True to its word, the Department of Elections processed many more votes today than it did yesterday — 29,619 compared to yesterday’s 1,035. Traditional patterns should have seen progressive District 1 Supervisor candidate Connie Chan catch and pass moderate Marjan Philhour. But, while many aspects of this election have worked out as they would in any presidential election year, that did not happen today.
Rather, Philhour’s 25-vote lead expanded to 87 votes (14,928 to 14,841). The difference is still the transfer of No. 2 votes from third-place finisher David Lee. While Lee and Chan urged a 1-2 strategy for Chinese American solidarity, that is not yet working out. Philhour received 2,750 votes from Lee, while Chan picked up only 2,431.
There are still many votes left to be counted, so this one-tenth-of-one-percent margin is hardly definitive. Prior to yesterday’s update, the Department of Elections announced that 81,000 vote-by-mail ballots remained, along with 9,000 provisional ballots.
It is not clear which votes were processed in today’s totals — or whom they were cast by, and when.
Absent a traditional late progressive shift, this minuscule margin could see-saw back and forth over the coming days.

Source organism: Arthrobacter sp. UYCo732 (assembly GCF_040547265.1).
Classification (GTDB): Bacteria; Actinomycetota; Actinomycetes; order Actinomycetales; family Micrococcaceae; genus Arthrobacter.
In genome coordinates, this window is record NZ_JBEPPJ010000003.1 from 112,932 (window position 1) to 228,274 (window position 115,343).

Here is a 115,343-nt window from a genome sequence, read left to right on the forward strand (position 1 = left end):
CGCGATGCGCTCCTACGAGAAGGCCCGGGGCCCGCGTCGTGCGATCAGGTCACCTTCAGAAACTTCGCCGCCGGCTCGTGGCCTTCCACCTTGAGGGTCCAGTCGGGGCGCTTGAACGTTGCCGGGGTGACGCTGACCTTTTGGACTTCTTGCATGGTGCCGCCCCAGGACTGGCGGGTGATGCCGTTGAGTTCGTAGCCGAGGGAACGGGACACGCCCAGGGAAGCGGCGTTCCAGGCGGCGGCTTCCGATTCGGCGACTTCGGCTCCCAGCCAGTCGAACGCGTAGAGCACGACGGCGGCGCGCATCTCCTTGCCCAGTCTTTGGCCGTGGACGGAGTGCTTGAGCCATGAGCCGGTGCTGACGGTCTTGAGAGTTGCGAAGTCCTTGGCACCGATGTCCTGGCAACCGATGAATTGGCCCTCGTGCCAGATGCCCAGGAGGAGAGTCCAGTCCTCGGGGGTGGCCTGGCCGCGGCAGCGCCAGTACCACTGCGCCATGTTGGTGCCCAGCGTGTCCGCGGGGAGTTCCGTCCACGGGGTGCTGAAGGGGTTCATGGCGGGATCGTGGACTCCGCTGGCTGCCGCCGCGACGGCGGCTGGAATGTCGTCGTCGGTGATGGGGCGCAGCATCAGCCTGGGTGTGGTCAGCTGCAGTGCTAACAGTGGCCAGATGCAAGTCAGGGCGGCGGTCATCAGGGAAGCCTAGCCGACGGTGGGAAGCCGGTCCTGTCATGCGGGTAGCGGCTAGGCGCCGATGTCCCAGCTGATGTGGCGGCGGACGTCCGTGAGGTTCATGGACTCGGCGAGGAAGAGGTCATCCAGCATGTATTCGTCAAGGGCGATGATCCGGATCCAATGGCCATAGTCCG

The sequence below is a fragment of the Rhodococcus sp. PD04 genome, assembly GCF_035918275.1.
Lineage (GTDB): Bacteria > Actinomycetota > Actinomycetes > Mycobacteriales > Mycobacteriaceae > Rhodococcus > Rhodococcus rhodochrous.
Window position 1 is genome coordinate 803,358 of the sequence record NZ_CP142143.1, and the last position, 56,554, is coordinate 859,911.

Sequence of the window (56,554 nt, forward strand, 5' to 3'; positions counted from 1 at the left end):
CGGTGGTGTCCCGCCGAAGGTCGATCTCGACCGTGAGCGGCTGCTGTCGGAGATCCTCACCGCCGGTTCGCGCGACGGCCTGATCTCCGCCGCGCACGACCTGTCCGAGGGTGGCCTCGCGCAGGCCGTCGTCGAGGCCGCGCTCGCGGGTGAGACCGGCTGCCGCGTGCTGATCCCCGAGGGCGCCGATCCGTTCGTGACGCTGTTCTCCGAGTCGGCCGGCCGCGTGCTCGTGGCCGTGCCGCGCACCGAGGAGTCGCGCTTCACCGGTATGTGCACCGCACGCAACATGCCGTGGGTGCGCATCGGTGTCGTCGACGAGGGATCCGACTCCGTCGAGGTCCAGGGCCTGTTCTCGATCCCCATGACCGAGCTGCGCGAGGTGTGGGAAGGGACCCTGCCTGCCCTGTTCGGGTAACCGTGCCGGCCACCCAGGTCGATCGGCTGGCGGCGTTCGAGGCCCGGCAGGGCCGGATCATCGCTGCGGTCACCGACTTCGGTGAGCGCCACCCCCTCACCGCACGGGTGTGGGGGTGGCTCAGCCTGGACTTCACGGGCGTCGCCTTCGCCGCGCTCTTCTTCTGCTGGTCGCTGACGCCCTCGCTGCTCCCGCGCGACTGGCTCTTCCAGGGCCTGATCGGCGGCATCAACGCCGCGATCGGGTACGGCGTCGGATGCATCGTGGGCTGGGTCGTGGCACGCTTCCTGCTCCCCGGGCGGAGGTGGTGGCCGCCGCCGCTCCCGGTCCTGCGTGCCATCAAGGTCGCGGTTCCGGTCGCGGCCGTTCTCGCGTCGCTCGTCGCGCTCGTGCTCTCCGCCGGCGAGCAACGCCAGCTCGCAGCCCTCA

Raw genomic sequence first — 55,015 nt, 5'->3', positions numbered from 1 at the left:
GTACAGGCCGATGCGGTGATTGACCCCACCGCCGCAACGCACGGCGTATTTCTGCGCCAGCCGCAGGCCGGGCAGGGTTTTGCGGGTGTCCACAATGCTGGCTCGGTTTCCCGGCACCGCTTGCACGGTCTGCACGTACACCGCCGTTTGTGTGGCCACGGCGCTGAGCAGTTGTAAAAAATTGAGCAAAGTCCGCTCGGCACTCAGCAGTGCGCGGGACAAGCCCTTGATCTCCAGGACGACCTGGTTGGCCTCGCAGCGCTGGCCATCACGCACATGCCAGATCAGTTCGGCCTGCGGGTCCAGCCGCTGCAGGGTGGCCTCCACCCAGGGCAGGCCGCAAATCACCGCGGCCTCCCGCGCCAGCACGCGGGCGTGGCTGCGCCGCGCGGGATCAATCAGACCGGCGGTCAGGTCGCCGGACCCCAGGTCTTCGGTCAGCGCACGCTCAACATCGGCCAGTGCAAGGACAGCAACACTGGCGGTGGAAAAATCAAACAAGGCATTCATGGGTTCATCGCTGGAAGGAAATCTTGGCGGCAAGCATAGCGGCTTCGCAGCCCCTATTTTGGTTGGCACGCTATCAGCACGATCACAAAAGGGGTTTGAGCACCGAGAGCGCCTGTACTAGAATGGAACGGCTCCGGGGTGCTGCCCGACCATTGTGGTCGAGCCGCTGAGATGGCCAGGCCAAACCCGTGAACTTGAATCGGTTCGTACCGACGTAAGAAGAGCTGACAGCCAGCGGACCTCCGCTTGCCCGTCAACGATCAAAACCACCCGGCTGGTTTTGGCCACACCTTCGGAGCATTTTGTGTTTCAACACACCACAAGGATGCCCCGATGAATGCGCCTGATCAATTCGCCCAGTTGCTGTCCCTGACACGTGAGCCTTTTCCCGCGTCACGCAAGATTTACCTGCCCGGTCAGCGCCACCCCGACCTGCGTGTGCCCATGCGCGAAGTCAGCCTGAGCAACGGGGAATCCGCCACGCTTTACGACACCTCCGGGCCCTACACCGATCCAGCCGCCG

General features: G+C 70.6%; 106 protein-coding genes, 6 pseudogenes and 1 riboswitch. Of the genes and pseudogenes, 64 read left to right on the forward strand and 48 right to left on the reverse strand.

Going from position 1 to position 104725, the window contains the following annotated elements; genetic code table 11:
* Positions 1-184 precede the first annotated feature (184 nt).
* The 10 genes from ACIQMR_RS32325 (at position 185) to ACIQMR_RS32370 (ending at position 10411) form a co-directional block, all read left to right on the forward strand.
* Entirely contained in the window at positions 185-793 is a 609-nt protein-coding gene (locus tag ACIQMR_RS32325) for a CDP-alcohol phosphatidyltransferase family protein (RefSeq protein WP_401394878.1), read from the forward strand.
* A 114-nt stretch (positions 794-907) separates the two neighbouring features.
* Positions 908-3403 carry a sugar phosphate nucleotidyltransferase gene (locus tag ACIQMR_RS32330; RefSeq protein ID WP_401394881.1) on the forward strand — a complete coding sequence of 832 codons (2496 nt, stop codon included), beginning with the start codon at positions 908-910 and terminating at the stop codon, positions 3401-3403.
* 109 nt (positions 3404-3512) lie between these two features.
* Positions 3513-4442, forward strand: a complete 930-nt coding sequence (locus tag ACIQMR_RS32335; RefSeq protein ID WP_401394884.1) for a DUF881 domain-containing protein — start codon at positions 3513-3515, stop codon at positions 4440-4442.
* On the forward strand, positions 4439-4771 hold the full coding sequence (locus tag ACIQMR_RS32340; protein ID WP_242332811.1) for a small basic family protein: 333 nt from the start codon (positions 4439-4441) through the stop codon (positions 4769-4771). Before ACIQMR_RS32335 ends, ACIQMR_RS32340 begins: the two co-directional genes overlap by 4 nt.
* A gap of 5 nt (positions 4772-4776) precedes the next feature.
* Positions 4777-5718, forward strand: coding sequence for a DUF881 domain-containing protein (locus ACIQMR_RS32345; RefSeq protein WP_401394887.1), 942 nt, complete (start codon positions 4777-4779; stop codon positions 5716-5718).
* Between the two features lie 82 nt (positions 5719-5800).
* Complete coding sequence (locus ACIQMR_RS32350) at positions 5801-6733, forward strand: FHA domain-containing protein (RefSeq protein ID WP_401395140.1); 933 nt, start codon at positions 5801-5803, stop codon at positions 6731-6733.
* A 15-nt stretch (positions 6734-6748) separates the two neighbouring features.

“In 2018, the late-arriving mail votes looked more progressive, but I don’t think that’s happening this time,” said SF State political science professor Jason McDaniel. “It’s still too close to call. Way too close to call. If we start seeing later-counted votes, and they do start looking more progressive, we’ll see Chan’s first-place votes grow, and a shift in terms of David Lee’s votes that go to Chan vs. Philhour.”
McDaniel guessed that around 3,000 votes in District 1 were processed today, with perhaps up to 6,000 remaining.
“I still think we should expect late-arriving mail votes to look like traditional progressive voters — and provisionals,” he said. “That bodes well for Connie Chan, but Philhour has expanded that lead. This is not Vallie Brown-Dean Preston from last year.”
The only other contested race is for Prop. G, which would entitle young people to vote. It is trailing by some 6,000 votes at 49.2 percent.
The next update is scheduled for around 4 p.m. on Friday. Updates will continue through the weekend.
Update, 5:45 p.m.:
For those of you who aren’t just looking at maps of PA, NV, AZ, etc… this shows where the votes came from on today’s drop from SF DOE. Eyeballing it, it looks like a lot from D4. pic.twitter.com/v3Q4GbN3mV
— StearnsSF (@StearnsSF) November 6, 2020